Lawyers in Levis could offer free answers to some legal questions
March 9, 2012
People needing nothing more than an answer to a simple legal question could soon be able to walk into a free legal clinic and talk to a lawyer casually dressed in Levis.
Carson City lawyer Ed Bernard has been in private practice for more than 30 years but now says he would like to give something back.
Working closely with Jim Peckham, executive director of Friends In Service Helping, Bernard hopes to bring a free legal clinic to town.
“Carson City has been very good to me, and I’ve done very well, but I’m 63 now, and I’ve had a sense for the last few years that I wanted to do something for my community,” Bernard said.
Bernard said he participated in a similar free legal clinic model in South Lake Tahoe about 25 years ago, where people could come in for a 20-minute consultation with a lawyer.
“We were amazed to find out that people were asking questions like, ‘Can I go to jail for not paying a utility bill?’ We were scratching our heads that these kinds of questions were even out there,” he said.
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“And we found out that people were so appreciative. Most people have no access to a lawyer. I remember thinking at the time that someday I wanted to do this myself, and now that I’ve been successful and had some high-profile cases, I thought this would be a good time,” he said.
Bernard said he talked with Peckham and some of the FISH board members, and they said they had the facility and would like to be able to collaborate.
Peckham said the program would likely be a success.
“I think it’s a great opportunity to be able to provide some legal resources for the community,” Peckham said. “Our goal at FISH is to try to fill the services where they don’t exist, so it makes sense to be able to provide some legal advice and consultations to our clients.”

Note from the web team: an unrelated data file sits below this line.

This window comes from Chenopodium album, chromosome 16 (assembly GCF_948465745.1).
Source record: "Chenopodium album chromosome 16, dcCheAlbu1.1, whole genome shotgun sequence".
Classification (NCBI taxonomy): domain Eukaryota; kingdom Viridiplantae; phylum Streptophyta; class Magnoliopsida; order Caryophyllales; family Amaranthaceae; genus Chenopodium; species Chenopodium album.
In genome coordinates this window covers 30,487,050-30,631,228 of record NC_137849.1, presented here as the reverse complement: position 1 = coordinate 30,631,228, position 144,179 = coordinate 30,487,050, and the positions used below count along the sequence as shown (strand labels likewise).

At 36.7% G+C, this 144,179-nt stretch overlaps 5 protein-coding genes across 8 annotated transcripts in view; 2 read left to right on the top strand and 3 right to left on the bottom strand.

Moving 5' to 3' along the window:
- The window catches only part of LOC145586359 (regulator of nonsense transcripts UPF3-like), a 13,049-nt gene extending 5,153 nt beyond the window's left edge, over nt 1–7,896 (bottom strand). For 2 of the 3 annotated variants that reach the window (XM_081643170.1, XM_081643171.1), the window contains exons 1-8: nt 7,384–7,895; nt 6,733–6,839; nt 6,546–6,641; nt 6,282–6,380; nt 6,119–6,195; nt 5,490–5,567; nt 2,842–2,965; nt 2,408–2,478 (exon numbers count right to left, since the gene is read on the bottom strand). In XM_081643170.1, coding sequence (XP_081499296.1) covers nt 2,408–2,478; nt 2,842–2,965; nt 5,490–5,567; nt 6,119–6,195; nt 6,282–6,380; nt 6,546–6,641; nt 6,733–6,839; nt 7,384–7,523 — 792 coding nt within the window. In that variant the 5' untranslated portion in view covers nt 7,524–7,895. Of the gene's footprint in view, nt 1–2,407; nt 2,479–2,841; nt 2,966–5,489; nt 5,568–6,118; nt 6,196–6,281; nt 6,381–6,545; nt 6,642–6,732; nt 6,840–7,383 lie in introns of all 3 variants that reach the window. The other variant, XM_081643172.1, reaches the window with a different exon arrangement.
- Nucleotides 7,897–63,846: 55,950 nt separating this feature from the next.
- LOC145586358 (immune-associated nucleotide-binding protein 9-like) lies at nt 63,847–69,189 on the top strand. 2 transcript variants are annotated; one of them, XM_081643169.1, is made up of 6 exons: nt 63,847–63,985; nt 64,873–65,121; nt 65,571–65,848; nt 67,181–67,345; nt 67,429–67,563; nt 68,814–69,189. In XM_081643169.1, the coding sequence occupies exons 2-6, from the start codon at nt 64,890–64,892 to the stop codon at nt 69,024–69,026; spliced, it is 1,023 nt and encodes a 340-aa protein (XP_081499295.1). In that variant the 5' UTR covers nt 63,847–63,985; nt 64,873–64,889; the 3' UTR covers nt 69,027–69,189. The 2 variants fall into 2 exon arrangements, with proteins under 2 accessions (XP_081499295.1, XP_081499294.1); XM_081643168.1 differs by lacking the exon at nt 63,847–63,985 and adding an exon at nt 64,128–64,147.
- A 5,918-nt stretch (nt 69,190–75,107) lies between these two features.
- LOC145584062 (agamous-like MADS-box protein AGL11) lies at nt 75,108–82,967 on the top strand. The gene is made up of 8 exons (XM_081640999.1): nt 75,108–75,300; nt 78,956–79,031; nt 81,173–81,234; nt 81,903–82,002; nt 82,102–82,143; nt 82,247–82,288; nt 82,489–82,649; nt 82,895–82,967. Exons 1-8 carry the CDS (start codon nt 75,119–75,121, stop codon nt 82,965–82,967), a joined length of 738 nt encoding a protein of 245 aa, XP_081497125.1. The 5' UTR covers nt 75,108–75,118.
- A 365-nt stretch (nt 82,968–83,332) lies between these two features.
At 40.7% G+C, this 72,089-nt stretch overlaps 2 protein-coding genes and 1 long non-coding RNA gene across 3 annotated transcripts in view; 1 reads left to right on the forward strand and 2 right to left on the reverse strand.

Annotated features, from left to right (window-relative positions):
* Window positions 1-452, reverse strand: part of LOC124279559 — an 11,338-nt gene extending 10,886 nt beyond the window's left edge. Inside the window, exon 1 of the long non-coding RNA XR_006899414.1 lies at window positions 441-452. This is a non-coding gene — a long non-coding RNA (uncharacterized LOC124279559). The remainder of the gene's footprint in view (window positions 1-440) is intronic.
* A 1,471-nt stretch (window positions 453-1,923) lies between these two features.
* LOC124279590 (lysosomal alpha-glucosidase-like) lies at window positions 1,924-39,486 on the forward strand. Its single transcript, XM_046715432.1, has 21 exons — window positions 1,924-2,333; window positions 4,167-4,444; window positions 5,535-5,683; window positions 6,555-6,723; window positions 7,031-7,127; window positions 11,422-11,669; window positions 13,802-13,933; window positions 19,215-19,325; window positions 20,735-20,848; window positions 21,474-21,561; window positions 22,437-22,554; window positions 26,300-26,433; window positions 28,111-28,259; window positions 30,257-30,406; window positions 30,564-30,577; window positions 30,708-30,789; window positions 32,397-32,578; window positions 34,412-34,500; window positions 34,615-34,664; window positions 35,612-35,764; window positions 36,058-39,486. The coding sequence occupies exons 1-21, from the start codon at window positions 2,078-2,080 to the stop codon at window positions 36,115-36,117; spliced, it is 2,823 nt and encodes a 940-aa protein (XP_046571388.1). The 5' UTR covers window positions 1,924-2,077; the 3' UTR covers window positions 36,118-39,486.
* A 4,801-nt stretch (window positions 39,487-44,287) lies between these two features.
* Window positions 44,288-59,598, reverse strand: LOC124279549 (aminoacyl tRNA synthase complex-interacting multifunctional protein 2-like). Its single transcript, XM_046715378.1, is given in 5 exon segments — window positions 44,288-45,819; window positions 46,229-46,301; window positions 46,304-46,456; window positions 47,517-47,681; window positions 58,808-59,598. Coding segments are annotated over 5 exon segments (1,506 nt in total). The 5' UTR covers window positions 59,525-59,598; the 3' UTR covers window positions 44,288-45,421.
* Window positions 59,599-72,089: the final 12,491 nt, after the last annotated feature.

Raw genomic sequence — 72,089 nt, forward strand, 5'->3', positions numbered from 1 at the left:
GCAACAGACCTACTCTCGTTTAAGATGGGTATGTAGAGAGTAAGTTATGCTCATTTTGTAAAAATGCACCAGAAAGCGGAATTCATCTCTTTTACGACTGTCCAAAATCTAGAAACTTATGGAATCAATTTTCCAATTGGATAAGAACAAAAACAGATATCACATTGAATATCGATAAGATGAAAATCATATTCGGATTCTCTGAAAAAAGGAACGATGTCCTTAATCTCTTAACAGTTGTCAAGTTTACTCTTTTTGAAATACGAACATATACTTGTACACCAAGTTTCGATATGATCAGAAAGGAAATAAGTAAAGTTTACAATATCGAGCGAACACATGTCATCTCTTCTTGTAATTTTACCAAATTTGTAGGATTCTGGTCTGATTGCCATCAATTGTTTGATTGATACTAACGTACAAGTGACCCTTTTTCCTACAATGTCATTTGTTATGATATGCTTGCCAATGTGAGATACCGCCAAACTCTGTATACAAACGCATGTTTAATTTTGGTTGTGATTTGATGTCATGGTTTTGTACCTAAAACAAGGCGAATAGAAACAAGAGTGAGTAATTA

Initially, he thinks, the legal clinic could be one day a week for people to come in and get their simple legal questions answered.
Bernard said the logistics haven’t been worked out yet, but each lawyer could conceivably work three or four hours at a time and see two or three people an hour.
There would be strings attached, but only for the lawyer’s and client’s protection. Waivers would include such things as no attorney/client relationships, no copying of documents and no referrals to the lawyer’s private practice if more help should be needed, Bernard said.
Bernard said 70 letters to lawyers went out Thursday, and he’s hoping for a good response – maybe even an interpreter.
“I think a lot of mature lawyers would get a kick out of this,” he said. “We’re so used to being in court arguing cases or getting documents filed by a certain time that we lose sight of the fact that many members of the community can’t access us with their most basic questions.”
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